There’s a reason why Ireland is the land of the poet. It’s impossible to speak of the place with ordinary language. One must dig deep for descriptors that still will only point to the beauty evident, let alone capture it. I never understood the longing for Ireland from the Irish diaspora so prevalent in my hometown outside of Boston, but since having spent time here, I too find myself wistful when away and soon plot my return.
Lucky for me this is my 3rd time at this remote artist residency called Cill Rialaig, and I never tire of the place. Rain or shine, it matters not. In fact the more wild the weather the better, as I venture out braced against the elements, or stay in the studio snug as a bug with my peat fire burning.
The Atlantic merges here with Ballinskelligs Bay, with little to stop it until it reaches New York. I’m reminded of the early Irish immigrants who left the blight of the potato crop and risked everything to reach the shores of America. I would scarce walk far in this weather, let alone cross the ocean in a creaky boat filled with fellow starving souls with little to their name. Deep respect.
I bought a mobile wifi device to connect with the outside world while I’m here - especially as I try to keep my blog posts a regular weekly feature, as well as keeping up with other social media. But the device stopped working early on, with good reason (like, disconnect from the world sometimes, will you!) So I write this from the beach cafe, a 3 mile walk down the narrow lanes, unless I can hitch a ride with one of the artists here with a car, which happens more often than not.
I had been chomping at the bit to start painting since landing in London a few weeks ago, so when I first arrived here and settled in, I immediately jumped right in. Not! As often happens, I started stalling. Oh yes, I said to myself, I MUST do (fill in the blank) right now! But I know my friend Avoidance quite well by now, and said fine - BE that way, giving myself a day to catch up on various, not urgent, tasks. But Ms. Avoidance is persistent too, and tried to lure me away again, but I told her to take a walk in the wet wind and leave me to my painting. Since then, the walls have been filling up with my small paintings (a practical choice) which I will mount on to small panels when I return, and offer for Open Studios in October.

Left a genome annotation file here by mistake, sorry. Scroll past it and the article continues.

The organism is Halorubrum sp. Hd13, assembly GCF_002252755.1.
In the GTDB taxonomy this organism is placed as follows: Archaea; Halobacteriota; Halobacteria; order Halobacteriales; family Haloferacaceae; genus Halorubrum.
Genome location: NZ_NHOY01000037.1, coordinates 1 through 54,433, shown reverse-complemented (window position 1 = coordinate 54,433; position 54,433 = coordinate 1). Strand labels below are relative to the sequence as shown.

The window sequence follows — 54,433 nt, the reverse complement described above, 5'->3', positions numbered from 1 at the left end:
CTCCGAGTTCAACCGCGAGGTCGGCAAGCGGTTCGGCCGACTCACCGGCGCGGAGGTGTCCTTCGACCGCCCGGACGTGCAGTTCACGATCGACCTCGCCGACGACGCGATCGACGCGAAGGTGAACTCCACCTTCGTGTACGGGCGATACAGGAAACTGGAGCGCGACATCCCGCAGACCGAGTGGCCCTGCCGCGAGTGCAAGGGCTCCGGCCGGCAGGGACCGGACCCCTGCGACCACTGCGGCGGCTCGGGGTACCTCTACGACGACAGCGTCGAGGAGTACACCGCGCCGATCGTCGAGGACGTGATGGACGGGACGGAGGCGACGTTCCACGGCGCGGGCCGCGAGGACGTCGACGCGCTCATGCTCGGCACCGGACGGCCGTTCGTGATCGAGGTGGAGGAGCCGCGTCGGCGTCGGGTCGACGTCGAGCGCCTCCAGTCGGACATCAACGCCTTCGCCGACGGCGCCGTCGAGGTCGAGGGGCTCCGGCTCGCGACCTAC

I could tell many stories about my various times here (first in 2011, then again in 2015), and I might have learned a thing or two about how to spin a tale from the locals, but for now the visuals will have to do. From the hundreds of photos taken so far, here are but a few. While my words may not have the grace of Yeats or Heaney, my intention is to create some kind of poetic visual response to this glorious landscape before me.
I have but a week left of my 2 week residency. Not nearly enough time. But I’m here now and that’s what matters. Every moment is precious, every shaft of light that pierces through the clouds is a blessing.
My heart swells and falls short when it comes to words, so gratitude will have to suffice.
Thank you Ireland!
Note: The residency I’m at here is called Cill Rialaig Artist Village in southwest Ireland. If you want to know more about artist residencies and how to apply to one, check out my online course all about Artist Residencies - HERE.